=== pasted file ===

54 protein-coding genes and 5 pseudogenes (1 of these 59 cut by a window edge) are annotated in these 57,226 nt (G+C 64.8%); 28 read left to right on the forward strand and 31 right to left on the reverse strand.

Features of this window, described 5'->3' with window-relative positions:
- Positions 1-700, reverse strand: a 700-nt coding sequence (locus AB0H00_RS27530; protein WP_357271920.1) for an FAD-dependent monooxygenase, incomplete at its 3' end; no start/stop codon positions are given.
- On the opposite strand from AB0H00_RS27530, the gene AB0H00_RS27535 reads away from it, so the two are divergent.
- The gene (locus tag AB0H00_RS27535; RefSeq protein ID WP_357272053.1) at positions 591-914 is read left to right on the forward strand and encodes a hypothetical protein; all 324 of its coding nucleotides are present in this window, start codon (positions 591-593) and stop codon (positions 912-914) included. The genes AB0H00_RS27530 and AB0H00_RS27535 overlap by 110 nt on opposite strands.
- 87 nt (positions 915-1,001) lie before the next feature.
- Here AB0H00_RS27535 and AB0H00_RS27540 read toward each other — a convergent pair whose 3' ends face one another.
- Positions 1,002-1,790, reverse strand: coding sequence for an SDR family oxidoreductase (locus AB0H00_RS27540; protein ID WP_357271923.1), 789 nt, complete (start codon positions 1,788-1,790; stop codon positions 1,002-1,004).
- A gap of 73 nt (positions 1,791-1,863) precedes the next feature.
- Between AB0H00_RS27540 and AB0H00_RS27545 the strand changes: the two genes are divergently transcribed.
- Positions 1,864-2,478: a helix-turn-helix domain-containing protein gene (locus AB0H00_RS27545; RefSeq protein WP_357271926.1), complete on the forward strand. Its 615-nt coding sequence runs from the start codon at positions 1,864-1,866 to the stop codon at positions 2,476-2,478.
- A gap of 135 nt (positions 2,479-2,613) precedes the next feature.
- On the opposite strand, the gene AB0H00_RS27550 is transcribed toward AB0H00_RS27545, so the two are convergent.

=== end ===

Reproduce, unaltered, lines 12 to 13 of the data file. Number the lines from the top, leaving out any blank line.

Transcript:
- A gap of 135 nt (positions 2,479-2,613) precedes the next feature.
- On the opposite strand, the gene AB0H00_RS27550 is transcribed toward AB0H00_RS27545, so the two are convergent.